Ekam Eco Solutions: Water not required
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Social Start-ups: Ekam Eco Solutions
Using water doesn’t ensure that a urinal will be odour- free and clean. “In fact, when urine mixes with water, it releases ammonia, which causes the foul smell. Flushing with water doesn’t make the urinal hygienic,” explains Uttam Banerjee, director and CEO, Ekam Eco Solutions, a social start-up which makes Zerodor, a technology related to waterless urinals.
The story of Zerodor started in the corridors of the Indian Institute of Technology, Delhi (IIT-D), which is also Banerjee’s alma mater. He did his masters in industrial design from the institute and was pondering on many ideas in the field of sanitation when he came across a thesis paper which talked about waterless urinals. Associate professor Vijayaraghavan M. Chariar, who teaches at the Centre for Rural Development and Technology at IIT-D, had submitted this a few years ago as his PhD thesis. Chariar, who is now chairman and director, Ekam Eco Solutions, did not pursue this further at the time because IIT-D, being an academic institution, can’t commercialize any of its innovation on its own. Banerjee met Chariar in 2008 while pursuing his masters and in January 2013 the duo joined hands to form Ekam Eco Solutions and started to work on the first commercial prototype. Their company was formally incorporated in May 2013. Banerjee says he didn’t want to work on conventional sanitation systems but on an “ecological and sustainable system”, which is why the thesis paper interested him. “After using the flush, urine and water get mixed. All this lands up in the river bodies, whether treated or untreated. We felt there is a need for an intervention—a system which was eco-friendly, non-polluting, sustainable and saves water,” says Banerjee.
Zerodor is a patented technology, the rights of which rest with IIT-D. Ekam Eco Solutions holds the rights to disseminate this technology nationally and internationally. It is a mechanical system with a valve, which allows the urine to go through and blocks the ammonia present in the urine in the urinal pipe. It can be retrofitted in existing urinals and is available in three different materials—the water flush is unistalled once the system is installed. No chemicals are used, and no electricity is required, making the kit low maintenance. All that needs to be done is to wash the urinal with running water once a day to keep it clean. “We don’t recommend the number of times a urinal should be cleaned in a day. Clients know the frequency of use of a particular urinal and must decide accordingly,” says Banerjee.
Banerjee explains that with waterless urinals, one can save anywhere between 50,000-1,51,000 litres of water per urinal each year. Zerodor costs between Rs.2,500-4,500, depending on the material used and accompaniments such as pipes, and connectors. “Installing one such urinal will recover the cost in a month or so with the savings you will make by using no water and associated costs like power, plumbing and maintenance. And we can guarantee the life of one system for three years,” adds Banerjee.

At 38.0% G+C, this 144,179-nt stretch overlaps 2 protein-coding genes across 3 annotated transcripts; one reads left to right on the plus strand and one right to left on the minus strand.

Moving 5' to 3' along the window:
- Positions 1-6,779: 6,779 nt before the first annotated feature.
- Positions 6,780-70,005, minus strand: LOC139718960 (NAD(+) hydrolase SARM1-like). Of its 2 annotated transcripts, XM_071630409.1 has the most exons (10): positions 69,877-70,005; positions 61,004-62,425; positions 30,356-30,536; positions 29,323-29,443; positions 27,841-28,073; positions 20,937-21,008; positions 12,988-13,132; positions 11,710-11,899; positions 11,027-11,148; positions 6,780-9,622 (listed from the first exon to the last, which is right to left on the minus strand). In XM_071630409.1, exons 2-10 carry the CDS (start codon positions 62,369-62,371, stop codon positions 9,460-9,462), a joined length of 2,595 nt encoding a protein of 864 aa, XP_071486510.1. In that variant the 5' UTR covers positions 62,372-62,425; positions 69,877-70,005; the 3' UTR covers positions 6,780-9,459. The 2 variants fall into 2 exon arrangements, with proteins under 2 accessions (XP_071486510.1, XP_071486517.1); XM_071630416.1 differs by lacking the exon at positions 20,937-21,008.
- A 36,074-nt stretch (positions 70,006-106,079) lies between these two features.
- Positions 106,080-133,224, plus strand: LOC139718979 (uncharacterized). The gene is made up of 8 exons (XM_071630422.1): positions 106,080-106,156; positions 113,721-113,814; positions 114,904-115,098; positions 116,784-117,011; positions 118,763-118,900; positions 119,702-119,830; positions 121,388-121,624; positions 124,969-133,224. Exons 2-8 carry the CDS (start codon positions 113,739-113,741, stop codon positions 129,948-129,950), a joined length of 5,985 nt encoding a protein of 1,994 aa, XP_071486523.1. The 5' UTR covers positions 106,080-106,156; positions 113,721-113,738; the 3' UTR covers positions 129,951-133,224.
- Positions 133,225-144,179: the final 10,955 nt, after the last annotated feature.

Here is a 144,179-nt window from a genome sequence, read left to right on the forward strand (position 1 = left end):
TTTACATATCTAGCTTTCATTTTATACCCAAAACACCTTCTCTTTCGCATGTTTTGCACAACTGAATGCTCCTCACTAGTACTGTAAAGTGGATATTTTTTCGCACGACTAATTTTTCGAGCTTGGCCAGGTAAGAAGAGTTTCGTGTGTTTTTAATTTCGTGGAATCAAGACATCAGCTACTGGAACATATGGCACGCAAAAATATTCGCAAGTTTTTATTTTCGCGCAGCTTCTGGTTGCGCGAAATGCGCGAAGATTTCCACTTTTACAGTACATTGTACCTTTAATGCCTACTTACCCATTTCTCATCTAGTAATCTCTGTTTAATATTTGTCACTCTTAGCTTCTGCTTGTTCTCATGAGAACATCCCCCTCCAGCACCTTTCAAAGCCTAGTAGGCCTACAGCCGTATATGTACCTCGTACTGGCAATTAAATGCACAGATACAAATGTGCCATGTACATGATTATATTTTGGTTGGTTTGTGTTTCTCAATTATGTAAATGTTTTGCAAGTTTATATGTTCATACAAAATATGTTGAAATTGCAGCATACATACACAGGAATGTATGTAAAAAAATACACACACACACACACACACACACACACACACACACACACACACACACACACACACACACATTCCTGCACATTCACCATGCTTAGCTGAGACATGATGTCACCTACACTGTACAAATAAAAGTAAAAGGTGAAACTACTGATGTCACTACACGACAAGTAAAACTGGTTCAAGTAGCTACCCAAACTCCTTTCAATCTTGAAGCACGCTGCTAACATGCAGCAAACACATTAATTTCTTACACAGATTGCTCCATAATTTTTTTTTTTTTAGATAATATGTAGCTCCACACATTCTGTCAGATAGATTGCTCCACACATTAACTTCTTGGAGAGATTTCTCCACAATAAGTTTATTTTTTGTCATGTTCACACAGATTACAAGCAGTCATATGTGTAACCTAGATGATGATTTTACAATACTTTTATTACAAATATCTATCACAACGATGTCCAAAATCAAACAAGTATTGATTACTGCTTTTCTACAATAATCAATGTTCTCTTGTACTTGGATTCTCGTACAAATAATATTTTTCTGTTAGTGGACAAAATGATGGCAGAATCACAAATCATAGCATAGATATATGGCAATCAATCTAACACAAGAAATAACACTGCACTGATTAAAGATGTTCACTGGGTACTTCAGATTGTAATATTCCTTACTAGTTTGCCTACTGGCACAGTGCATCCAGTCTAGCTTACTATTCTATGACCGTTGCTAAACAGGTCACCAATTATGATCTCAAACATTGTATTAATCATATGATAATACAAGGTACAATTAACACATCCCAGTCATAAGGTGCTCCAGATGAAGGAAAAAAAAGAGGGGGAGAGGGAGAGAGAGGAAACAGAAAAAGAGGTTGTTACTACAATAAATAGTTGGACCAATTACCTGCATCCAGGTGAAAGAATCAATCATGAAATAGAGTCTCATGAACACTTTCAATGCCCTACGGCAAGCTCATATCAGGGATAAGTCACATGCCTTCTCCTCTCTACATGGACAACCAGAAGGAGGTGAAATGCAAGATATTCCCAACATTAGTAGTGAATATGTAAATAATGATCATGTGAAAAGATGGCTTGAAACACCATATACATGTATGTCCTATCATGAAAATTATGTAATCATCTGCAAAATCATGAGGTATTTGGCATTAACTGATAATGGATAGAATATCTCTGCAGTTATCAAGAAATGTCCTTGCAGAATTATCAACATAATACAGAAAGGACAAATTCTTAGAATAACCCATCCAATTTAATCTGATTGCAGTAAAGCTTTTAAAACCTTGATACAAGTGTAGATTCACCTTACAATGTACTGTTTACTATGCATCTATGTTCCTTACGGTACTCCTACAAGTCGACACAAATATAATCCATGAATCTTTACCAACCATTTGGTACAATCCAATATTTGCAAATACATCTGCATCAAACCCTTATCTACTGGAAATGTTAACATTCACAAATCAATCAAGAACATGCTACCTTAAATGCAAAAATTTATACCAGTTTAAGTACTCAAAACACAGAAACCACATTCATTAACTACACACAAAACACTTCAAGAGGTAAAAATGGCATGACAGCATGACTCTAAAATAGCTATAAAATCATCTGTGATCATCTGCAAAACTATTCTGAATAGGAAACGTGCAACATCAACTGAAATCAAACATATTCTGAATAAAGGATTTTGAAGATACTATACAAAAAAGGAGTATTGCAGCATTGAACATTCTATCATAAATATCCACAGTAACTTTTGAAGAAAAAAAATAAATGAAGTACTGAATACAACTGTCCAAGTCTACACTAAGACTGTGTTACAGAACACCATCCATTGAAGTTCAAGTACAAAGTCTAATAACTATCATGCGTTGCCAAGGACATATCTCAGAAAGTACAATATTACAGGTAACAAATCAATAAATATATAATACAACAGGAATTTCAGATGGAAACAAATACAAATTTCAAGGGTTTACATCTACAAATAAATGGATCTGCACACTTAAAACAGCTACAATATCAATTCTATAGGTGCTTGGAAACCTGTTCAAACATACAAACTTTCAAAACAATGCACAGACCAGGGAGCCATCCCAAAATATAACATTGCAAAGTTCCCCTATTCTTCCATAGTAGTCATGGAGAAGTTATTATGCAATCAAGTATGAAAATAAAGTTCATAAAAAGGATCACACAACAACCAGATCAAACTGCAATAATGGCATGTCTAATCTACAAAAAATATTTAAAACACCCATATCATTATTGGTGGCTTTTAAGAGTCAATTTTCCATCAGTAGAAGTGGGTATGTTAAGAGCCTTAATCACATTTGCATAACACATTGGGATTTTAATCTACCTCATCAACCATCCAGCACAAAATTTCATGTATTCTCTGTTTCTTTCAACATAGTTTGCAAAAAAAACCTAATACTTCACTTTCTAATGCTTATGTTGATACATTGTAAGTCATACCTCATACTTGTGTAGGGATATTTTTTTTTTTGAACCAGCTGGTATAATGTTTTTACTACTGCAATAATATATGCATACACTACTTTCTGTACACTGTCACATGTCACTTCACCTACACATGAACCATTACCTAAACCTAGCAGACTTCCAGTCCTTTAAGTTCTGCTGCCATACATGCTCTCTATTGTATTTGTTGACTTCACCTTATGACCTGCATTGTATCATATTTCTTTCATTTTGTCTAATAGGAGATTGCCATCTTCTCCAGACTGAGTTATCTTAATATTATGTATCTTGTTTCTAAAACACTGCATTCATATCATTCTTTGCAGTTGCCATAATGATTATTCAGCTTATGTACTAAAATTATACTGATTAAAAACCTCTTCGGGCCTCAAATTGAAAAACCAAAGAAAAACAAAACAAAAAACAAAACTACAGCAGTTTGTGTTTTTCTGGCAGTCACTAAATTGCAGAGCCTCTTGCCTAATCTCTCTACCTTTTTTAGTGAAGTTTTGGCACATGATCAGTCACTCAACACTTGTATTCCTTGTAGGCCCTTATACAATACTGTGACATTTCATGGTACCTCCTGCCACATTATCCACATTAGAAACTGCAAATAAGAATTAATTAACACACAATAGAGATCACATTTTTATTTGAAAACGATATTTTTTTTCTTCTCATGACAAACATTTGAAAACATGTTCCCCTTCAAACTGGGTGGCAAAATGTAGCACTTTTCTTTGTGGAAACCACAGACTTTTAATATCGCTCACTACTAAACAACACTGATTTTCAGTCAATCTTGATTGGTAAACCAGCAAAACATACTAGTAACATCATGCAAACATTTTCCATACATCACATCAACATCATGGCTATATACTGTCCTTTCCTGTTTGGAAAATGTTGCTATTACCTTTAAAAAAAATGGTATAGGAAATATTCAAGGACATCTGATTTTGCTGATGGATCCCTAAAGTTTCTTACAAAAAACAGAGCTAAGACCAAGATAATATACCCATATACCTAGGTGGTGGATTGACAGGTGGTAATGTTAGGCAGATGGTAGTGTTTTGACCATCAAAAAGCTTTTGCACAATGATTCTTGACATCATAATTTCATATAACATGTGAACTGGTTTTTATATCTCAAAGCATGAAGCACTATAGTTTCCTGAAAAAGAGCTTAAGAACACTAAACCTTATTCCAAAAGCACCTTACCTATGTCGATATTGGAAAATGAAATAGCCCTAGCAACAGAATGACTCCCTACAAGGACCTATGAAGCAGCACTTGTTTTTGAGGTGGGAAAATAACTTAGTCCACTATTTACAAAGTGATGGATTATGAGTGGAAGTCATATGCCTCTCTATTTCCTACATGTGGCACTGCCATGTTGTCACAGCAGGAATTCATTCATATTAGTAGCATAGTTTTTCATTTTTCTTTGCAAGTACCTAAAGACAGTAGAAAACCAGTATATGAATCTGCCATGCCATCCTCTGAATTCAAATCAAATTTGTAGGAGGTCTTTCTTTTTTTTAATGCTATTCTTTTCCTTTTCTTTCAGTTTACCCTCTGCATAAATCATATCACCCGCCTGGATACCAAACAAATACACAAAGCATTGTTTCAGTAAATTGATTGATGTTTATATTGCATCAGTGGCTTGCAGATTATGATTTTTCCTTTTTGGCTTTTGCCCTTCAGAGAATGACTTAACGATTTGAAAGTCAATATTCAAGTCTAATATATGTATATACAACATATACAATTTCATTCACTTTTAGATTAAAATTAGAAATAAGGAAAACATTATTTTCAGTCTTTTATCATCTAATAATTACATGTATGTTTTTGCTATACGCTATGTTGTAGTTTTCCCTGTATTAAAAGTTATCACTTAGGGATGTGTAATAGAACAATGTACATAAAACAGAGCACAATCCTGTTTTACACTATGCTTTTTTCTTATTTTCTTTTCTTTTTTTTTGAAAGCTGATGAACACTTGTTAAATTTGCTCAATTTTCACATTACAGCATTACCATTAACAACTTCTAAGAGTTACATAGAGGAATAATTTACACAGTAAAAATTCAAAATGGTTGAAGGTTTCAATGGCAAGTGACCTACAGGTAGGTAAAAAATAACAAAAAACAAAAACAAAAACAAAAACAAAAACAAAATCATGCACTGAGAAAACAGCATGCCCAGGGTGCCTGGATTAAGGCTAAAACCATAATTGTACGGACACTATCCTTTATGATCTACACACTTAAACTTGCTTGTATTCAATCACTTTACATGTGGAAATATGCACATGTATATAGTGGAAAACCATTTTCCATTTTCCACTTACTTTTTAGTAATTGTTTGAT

The first official order was from IIT-D in December 2013 for 700 Zerodor units and since then Ekam Eco Solutions has retrofitted some 6,000 pieces across the country. The client list includes Ambuja Cements, Jain Irrigation, Cummins, Polaris, Maruti Suzuki and Vedanta. “For institutions, the Leeds and green ratings are a big attraction point to go waterless and that’s where Zerodor works for them,” adds Banerjee.
However, a major impediment during the initial stage was convincing people about Zerodor. “People are not easily convinced if it is a simple technology. Make it complex and they will jump on it,” says Banerjee. Also, for many, it is not about conserving water but more about odour control. “One of the reasons to brand it as Zerodor not ‘zerowater’ was to deal with the concern around odour,” he says.
The company is also undertaking pilots for the Indian defence forces. “The Indian Navy has shown keen interest because they are looking at waterless urinal solutions for their submarines and warships,” he adds.
The next stage is to make the system more ecological and the company is running a pilot project at the National Institute of Rural Development and Panchayati Raj, Hyderabad, where it has installed urinals near a garden. The urine is collected in a tank. Nutrients like nitrogen, phosphorus and potassium present in the urine can be used in farming through a process called fertigation. The land is drip-irrigated few inches below the surface by urine so that there is no smell.
“The urine can be used directly without dilution. It is completely safe and nutrient rich,” Banerjee says. He indicates that if urine is stored over a long period it turns mildly acidic, so it should be diluted with water in 70:30 ratio.
“There is no harm in using urine directly. The only requirement is, it should be applied to soil directly and while applying it should not spill on leaves,” says Chilkunda A. Srinivasamurthy, professor and university head, department of soil science and agricultural chemistry, University of Agricultural Sciences, Bangalore.
He has worked extensively on the use of human urine as a fertilizers. During 2009-2012, his department researched 12 crops like French beans, finger millet, tomato and brinjal on the same piece of land. “The yield of all the crops was significantly highest in treatment receiving human urine and manure followed by human urine alone,” he says.
“It will be sustainable if the common public is made aware of the importance of human urine as a liquid fertilizer and the importance of ecological sanitation,” he adds.
Zerodor helps save water and harvest urine—that’s two problems tackled with one solution.